Watercolour artist Hugh Buchanan gives Edinburgh’s classical architecture a modern twist in his latest show



Painting Edinburgh’s Georgian splendour is far from an exercise in rose-tinted nostalgia for watercolour artist Hugh Buchanan

Hugh Buchanan in his studio

Photography Stephen Dunn and Douglas Gibb
Words Catherine Coyle

Hugh Buchanan’s studio is deliberately dark. The artist doesn’t want to be reminded of the modern world while he’s painting images of classical buildings. This is despite the fact that the studio is in a 16th-century tower house, part of his home in East Lothian. But precision is a vital part of how Buchanan creates his watercolours, and if that requires a dimly lit studio, so be it.

Today he is busy putting together a final selection of new paintings for his solo show at the Scottish Gallery this winter. Entitled Capital City, the subject matter is Edinburgh’s classical architecture. “Classicism suits the Scottish character,” says the artist, who studied at Edinburgh College of Art in the late 1970s. By the time he graduated, the art world was riding a wave of post-modernism. Buchanan continued that rebellion, and has spent the decades since honing his own particular take on classicism. “I like the dirtiness of Edinburgh’s buildings; it reflects its character, its gloominess and reticent charm.”

Burnished Gold. The Signet Library’s columns appear to glow, while the light streaming through the cupola reminds the artist of Yeats’s The Lake Isle of Innisfree, where “peace comes dropping slow”

For Buchanan, it’s the light and the texture that he’s always trying to capture, whether he is looking at the Corinthian columns of the Signet Library or Playfair’s Royal Scottish Academy on the Mound. Make no mistake, though; these are contemporary paintings using new techniques and offering fresh perspectives, rather than simply faithful representations of historic Georgian buildings or strict architectural studies. “I use my phone to take deliberately bad photos,” explains the artist of his process. “That way, I have to really work hard to remember how a building looks. But I use the photos to get unusual viewpoints, otherwise you’re bound to repeat what has been done before.”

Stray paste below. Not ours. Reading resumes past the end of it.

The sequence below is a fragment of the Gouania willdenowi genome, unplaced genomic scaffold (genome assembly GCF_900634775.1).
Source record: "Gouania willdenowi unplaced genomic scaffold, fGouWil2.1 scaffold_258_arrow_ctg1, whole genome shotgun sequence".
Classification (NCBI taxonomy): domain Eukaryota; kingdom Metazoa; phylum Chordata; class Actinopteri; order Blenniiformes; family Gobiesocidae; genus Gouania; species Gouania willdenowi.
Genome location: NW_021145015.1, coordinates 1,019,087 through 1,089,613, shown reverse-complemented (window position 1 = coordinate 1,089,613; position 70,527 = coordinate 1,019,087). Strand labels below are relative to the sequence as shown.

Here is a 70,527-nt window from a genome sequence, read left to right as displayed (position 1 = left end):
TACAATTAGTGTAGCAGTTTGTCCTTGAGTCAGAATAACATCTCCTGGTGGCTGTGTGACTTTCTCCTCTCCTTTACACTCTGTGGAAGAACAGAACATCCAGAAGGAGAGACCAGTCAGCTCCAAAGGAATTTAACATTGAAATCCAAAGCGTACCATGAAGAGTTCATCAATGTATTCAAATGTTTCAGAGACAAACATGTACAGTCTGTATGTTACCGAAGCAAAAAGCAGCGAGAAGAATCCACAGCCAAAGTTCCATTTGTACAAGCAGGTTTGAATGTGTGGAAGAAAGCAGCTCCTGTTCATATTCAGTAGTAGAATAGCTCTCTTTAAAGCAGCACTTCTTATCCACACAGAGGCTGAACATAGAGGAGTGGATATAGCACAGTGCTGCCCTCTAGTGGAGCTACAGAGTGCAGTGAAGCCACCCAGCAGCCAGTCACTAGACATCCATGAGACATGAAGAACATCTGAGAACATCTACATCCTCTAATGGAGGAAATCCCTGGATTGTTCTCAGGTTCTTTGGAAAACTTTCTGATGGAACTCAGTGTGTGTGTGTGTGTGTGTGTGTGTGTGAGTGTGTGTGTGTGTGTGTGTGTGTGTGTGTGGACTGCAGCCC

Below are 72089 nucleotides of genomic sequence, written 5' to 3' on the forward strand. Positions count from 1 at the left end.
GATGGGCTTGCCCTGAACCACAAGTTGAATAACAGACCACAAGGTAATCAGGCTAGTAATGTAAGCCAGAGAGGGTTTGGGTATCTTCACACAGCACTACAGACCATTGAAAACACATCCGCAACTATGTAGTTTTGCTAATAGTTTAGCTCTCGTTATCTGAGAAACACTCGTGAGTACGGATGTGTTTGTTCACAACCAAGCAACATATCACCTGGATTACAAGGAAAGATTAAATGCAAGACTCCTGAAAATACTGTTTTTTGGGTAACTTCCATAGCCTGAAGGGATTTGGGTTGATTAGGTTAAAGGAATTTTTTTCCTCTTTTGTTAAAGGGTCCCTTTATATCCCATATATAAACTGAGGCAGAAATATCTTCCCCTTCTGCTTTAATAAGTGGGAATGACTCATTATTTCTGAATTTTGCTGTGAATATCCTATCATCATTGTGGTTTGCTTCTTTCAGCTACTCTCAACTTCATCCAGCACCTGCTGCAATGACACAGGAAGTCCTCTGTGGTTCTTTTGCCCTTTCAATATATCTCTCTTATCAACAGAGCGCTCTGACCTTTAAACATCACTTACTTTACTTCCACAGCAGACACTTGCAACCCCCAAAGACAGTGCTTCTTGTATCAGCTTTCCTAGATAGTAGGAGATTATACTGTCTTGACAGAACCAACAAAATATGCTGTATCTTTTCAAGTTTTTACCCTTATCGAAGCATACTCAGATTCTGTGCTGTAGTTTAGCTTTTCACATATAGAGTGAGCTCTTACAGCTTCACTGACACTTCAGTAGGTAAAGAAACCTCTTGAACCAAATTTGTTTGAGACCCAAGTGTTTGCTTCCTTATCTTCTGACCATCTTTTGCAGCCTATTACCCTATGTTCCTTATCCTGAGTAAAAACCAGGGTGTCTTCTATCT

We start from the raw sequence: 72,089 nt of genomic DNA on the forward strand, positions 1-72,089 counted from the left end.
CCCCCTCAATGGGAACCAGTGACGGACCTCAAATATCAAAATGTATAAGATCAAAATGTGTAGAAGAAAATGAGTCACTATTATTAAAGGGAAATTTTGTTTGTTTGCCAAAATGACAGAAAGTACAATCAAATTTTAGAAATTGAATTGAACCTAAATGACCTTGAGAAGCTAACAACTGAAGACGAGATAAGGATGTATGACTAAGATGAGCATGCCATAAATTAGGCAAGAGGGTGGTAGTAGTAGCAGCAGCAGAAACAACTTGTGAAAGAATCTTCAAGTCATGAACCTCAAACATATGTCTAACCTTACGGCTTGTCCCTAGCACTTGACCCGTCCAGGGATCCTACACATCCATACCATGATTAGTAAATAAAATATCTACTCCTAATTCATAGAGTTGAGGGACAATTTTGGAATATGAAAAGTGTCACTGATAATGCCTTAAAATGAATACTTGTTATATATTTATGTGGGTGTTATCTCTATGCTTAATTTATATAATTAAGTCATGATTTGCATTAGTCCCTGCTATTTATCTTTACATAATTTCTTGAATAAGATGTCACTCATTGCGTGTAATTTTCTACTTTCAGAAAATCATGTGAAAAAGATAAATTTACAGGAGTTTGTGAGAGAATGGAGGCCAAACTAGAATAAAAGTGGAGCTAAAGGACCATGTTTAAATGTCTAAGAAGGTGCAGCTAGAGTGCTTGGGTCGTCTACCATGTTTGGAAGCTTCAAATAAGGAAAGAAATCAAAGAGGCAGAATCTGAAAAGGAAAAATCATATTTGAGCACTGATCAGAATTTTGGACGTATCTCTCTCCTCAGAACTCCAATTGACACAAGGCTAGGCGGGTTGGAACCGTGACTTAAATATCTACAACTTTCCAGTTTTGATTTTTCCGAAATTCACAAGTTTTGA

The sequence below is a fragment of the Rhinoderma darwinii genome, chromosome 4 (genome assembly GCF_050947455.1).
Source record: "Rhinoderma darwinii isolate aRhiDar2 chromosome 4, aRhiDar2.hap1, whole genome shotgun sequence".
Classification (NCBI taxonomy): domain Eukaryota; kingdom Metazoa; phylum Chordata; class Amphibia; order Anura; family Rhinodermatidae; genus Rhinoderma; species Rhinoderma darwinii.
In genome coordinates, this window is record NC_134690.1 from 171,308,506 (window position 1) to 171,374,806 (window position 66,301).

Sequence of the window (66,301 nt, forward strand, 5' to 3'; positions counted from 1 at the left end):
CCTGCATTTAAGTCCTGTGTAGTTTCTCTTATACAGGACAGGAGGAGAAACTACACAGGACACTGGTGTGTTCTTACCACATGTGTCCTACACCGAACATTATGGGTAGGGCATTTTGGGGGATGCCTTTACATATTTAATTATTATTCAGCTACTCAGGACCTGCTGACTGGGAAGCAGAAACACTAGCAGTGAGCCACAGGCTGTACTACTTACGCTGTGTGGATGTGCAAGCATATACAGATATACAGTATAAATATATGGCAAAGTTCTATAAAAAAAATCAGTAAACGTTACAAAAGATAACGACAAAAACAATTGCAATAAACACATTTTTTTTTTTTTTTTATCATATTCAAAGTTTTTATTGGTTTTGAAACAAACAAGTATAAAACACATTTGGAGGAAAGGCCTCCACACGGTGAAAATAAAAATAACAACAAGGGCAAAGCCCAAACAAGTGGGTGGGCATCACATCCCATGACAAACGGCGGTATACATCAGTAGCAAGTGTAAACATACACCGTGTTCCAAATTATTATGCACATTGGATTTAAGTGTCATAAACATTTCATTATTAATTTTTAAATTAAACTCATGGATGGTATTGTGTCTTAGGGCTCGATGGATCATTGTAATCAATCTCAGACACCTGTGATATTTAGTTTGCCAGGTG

To create atmosphere in his watercolours, preparation is key. “I realised I had to paint the stone first and the subject later,” he explains. “First of all, I had to find a very large, hard-wearing paper. Then, through agonising periods of experimentation – of wiping it and rubbing it with rags, dropping masking fluid on it from great heights, sandpapering it, airbrushing it – the texture of that stone began to emerge. Last of all, I had to find compositions that comfortably sat upon the random, accidental marks that I had created. That’s how the paintings evolved.”

The artist’s home in East Lothian
The artist’s home in East Lothian

Buchanan’s work doesn’t just speak to the distant past. In his series of studies of the RSA, for instance, he references the fluorescent lighting that illuminates this classical behemoth today, and his use of colour has a pop art resonance. “I was thinking about Warhol when I did these,” he says. “The different coloured blocks are my Marilyns, if you like. I’m taking the past and representing it in a new way.”

Likewise, the careful grooves of the columns give the impression of an optical illusion, akin to the artwork of Bridget Riley that was on display inside at the time of painting. “Classicism, especially in the digital age, is always capable of reinvention.” 

Hugh Buchanan: Capital City is at the Scottish Gallery, Edinburgh, in December.

From left: Bucranae, Old College Quad, study is painted and washed with rags to give the effect of looking at the stonework through a dirty camera lens; Pink Playfair, RSA references the Royal Scottish Academy building’s classical roots but with a cool, contemporary interpretation
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